The court assessed damages (including aggravated damages) for pain, suffering and loss of amenity at £85,000. Although the past loss of earnings claim was considerably reduced and documentary evidence was very limited, the court still applied a mathematical approach to arrive at a net loss of £105,000.

In addition, the court awarded £423,000 for future loss, basing that award on earnings that the clamant had enjoyed for only a few months before a breakdown in 2011. He has never worked since that breakdown. The overall award was then bolstered by two significant subrogated claims.


Numerous elements of this judgment are open to debate and challenge. For example:

  • Many factors relevant to prejudice, including dispute as to the nature and extent of abuse, inconsistent evidence, potential damage to memory through misuse of alcohol and drugs, missing witnesses and documents, were not given any or any adequate weight in the context of deciding whether to exercise s33 discretion after a 37-year delay
  • The lack of evidence was particularly acute in the context of assessing quantum, significantly impairing the ability of the court and the medical experts to conduct a proper examination and reach properly informed conclusions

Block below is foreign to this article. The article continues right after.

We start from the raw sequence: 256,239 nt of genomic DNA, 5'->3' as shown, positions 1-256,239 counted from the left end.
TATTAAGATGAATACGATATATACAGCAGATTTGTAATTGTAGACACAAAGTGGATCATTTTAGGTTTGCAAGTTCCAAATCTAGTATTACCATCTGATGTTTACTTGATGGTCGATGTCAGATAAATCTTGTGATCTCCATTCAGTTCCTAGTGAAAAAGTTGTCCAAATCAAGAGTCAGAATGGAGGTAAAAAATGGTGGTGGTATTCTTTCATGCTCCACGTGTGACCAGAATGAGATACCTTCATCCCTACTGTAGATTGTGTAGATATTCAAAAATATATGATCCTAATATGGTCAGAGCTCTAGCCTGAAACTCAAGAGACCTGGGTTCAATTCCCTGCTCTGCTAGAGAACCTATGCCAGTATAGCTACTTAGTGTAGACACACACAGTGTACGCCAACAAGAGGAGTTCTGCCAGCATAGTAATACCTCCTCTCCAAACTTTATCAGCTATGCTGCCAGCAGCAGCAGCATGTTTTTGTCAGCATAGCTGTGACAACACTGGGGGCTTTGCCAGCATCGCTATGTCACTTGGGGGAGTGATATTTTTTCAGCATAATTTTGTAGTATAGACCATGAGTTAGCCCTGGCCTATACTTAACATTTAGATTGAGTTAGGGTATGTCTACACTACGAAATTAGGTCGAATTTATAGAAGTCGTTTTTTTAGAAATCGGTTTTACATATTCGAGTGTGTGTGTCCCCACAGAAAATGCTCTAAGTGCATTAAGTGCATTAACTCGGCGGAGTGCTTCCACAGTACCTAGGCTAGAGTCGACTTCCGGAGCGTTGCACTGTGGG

• The claimant had actively sought out the first defendant after leaving school, reflecting what had been argued to be the consensual nature of the relationship
  • It is difficult to understand how the claimant, an intelligent man, allegedly did not understand the nature of his relationship with the first defendant until 2011
  • The vicarious liability finding suggests that a school remains liable for abuse of a former pupil long after the pupil’s departure, provided it can be shown that the dynamic between teacher and pupil was developed at the school
  • The Complex PTSD diagnosis is difficult to understand or sustain taking into account the absence of certain symptoms and the delay of nearly 30 years before onset of those symptoms.

Whilst this is not a precedent-setting judgment due to its fact-specific nature, it contains a number of troubling aspects. The defendants are currently considering their options.